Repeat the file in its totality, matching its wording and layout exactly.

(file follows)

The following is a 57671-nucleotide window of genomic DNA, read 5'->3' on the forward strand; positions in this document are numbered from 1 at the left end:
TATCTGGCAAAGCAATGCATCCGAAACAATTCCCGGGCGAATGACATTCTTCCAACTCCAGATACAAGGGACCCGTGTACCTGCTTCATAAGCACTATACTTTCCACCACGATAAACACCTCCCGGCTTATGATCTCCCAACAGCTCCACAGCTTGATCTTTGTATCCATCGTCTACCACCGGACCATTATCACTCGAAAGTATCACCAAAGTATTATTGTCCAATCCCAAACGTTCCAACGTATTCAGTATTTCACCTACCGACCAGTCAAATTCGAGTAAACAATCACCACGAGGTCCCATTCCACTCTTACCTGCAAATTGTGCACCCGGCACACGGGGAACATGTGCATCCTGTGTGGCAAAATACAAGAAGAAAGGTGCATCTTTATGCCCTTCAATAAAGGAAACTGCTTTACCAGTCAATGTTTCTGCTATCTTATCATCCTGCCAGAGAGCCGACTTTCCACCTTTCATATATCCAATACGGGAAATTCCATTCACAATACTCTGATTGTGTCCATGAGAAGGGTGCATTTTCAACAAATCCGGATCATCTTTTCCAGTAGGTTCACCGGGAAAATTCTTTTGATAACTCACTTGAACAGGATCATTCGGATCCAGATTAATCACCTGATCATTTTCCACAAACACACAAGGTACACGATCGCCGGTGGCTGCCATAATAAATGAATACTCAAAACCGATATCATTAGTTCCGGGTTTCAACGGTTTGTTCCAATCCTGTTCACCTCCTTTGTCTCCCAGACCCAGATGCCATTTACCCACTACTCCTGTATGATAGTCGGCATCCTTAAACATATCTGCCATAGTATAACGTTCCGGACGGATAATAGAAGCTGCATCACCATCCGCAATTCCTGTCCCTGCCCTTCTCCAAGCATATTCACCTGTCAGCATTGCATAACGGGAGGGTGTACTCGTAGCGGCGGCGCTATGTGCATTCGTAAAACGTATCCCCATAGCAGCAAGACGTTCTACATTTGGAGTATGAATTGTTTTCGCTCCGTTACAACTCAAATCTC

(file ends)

The following is a 57671-nucleotide window of genomic DNA, read 5'->3' on the forward strand; positions in this document are numbered from 1 at the left end:
TATCTGGCAAAGCAATGCATCCGAAACAATTCCCGGGCGAATGACATTCTTCCAACTCCAGATACAAGGGACCCGTGTACCTGCTTCATAAGCACTATACTTTCCACCACGATAAACACCTCCCGGCTTATGATCTCCCAACAGCTCCACAGCTTGATCTTTGTATCCATCGTCTACCACCGGACCATTATCACTCGAAAGTATCACCAAAGTATTATTGTCCAATCCCAAACGTTCCAACGTATTCAGTATTTCACCTACCGACCAGTCAAATTCGAGTAAACAATCACCACGAGGTCCCATTCCACTCTTACCTGCAAATTGTGCACCCGGCACACGGGGAACATGTGCATCCTGTGTGGCAAAATACAAGAAGAAAGGTGCATCTTTATGCCCTTCAATAAAGGAAACTGCTTTACCAGTCAATGTTTCTGCTATCTTATCATCCTGCCAGAGAGCCGACTTTCCACCTTTCATATATCCAATACGGGAAATTCCATTCACAATACTCTGATTGTGTCCATGAGAAGGGTGCATTTTCAACAAATCCGGATCATCTTTTCCAGTAGGTTCACCGGGAAAATTCTTTTGATAACTCACTTGAACAGGATCATTCGGATCCAGATTAATCACCTGATCATTTTCCACAAACACACAAGGTACACGATCGCCGGTGGCTGCCATAATAAATGAATACTCAAAACCGATATCATTAGTTCCGGGTTTCAACGGTTTGTTCCAATCCTGTTCACCTCCTTTGTCTCCCAGACCCAGATGCCATTTACCCACTACTCCTGTATGATAGTCGGCATCCTTAAACATATCTGCCATAGTATAACGTTCCGGACGGATAATAGAAGCTGCATCACCATCCGCAATTCCTGTCCCTGCCCTTCTCCAAGCATATTCACCTGTCAGCATTGCATAACGGGAGGGTGTACTCGTAGCGGCGGCGCTATGTGCATTCGTAAAACGTATCCCCATAGCAGCAAGACGTTCTACATTTGGAGTATGAATTGTTTTCGCTCCGTTACAACTCAAATCTC